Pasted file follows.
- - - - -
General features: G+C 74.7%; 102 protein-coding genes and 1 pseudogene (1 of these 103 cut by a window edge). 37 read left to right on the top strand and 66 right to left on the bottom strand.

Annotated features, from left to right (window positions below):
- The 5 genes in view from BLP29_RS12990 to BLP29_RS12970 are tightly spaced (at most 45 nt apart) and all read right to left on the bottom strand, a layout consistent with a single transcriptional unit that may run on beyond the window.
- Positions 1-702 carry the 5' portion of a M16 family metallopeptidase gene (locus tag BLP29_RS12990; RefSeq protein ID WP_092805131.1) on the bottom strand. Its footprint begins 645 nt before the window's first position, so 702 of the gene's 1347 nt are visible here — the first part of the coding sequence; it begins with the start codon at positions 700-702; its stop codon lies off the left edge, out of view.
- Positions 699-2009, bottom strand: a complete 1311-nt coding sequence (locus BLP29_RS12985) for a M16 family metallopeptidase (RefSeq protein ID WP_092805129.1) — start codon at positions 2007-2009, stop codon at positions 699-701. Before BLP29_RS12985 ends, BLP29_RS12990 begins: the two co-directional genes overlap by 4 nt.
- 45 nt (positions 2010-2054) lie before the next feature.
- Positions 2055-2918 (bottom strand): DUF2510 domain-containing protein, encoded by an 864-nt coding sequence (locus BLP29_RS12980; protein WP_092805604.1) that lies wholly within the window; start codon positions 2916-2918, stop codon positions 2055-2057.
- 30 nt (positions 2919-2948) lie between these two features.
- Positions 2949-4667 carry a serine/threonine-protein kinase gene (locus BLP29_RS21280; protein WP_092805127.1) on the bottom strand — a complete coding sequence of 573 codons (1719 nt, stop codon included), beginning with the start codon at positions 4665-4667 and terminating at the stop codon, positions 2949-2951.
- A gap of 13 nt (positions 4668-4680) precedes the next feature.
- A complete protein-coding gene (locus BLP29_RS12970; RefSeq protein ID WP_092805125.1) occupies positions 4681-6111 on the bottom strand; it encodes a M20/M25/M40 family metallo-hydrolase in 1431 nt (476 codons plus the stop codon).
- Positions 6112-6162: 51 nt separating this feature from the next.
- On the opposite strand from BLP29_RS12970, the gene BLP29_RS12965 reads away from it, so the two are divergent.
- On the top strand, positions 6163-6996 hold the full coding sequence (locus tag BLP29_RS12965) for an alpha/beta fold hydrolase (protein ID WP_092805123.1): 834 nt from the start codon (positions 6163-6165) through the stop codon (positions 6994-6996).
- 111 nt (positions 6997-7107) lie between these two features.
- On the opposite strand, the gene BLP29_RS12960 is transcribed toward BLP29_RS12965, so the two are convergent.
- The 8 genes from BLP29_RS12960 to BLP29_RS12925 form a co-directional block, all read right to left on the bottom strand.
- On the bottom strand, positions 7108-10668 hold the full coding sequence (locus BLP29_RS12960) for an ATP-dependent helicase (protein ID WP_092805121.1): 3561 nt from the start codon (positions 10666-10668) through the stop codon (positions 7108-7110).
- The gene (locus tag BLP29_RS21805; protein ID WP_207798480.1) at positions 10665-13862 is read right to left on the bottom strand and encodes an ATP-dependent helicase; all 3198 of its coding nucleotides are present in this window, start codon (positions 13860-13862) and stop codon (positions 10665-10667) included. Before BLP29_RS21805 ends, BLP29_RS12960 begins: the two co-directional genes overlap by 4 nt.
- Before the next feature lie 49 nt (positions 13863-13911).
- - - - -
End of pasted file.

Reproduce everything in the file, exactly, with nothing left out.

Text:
General features: G+C 74.7%; 102 protein-coding genes and 1 pseudogene (1 of these 103 cut by a window edge). 37 read left to right on the top strand and 66 right to left on the bottom strand.

Annotated features, from left to right (window positions below):
- The 5 genes in view from BLP29_RS12990 to BLP29_RS12970 are tightly spaced (at most 45 nt apart) and all read right to left on the bottom strand, a layout consistent with a single transcriptional unit that may run on beyond the window.
- Positions 1-702 carry the 5' portion of a M16 family metallopeptidase gene (locus tag BLP29_RS12990; RefSeq protein ID WP_092805131.1) on the bottom strand. Its footprint begins 645 nt before the window's first position, so 702 of the gene's 1347 nt are visible here — the first part of the coding sequence; it begins with the start codon at positions 700-702; its stop codon lies off the left edge, out of view.
- Positions 699-2009, bottom strand: a complete 1311-nt coding sequence (locus BLP29_RS12985) for a M16 family metallopeptidase (RefSeq protein ID WP_092805129.1) — start codon at positions 2007-2009, stop codon at positions 699-701. Before BLP29_RS12985 ends, BLP29_RS12990 begins: the two co-directional genes overlap by 4 nt.
- 45 nt (positions 2010-2054) lie before the next feature.
- Positions 2055-2918 (bottom strand): DUF2510 domain-containing protein, encoded by an 864-nt coding sequence (locus BLP29_RS12980; protein WP_092805604.1) that lies wholly within the window; start codon positions 2916-2918, stop codon positions 2055-2057.
- 30 nt (positions 2919-2948) lie between these two features.
- Positions 2949-4667 carry a serine/threonine-protein kinase gene (locus BLP29_RS21280; protein WP_092805127.1) on the bottom strand — a complete coding sequence of 573 codons (1719 nt, stop codon included), beginning with the start codon at positions 4665-4667 and terminating at the stop codon, positions 2949-2951.
- A gap of 13 nt (positions 4668-4680) precedes the next feature.
- A complete protein-coding gene (locus BLP29_RS12970; RefSeq protein ID WP_092805125.1) occupies positions 4681-6111 on the bottom strand; it encodes a M20/M25/M40 family metallo-hydrolase in 1431 nt (476 codons plus the stop codon).
- Positions 6112-6162: 51 nt separating this feature from the next.
- On the opposite strand from BLP29_RS12970, the gene BLP29_RS12965 reads away from it, so the two are divergent.
- On the top strand, positions 6163-6996 hold the full coding sequence (locus tag BLP29_RS12965) for an alpha/beta fold hydrolase (protein ID WP_092805123.1): 834 nt from the start codon (positions 6163-6165) through the stop codon (positions 6994-6996).
- 111 nt (positions 6997-7107) lie between these two features.
- On the opposite strand, the gene BLP29_RS12960 is transcribed toward BLP29_RS12965, so the two are convergent.
- The 8 genes from BLP29_RS12960 to BLP29_RS12925 form a co-directional block, all read right to left on the bottom strand.
- On the bottom strand, positions 7108-10668 hold the full coding sequence (locus BLP29_RS12960) for an ATP-dependent helicase (protein ID WP_092805121.1): 3561 nt from the start codon (positions 10666-10668) through the stop codon (positions 7108-7110).
- The gene (locus tag BLP29_RS21805; protein ID WP_207798480.1) at positions 10665-13862 is read right to left on the bottom strand and encodes an ATP-dependent helicase; all 3198 of its coding nucleotides are present in this window, start codon (positions 13860-13862) and stop codon (positions 10665-10667) included. Before BLP29_RS21805 ends, BLP29_RS12960 begins: the two co-directional genes overlap by 4 nt.
- Before the next feature lie 49 nt (positions 13863-13911).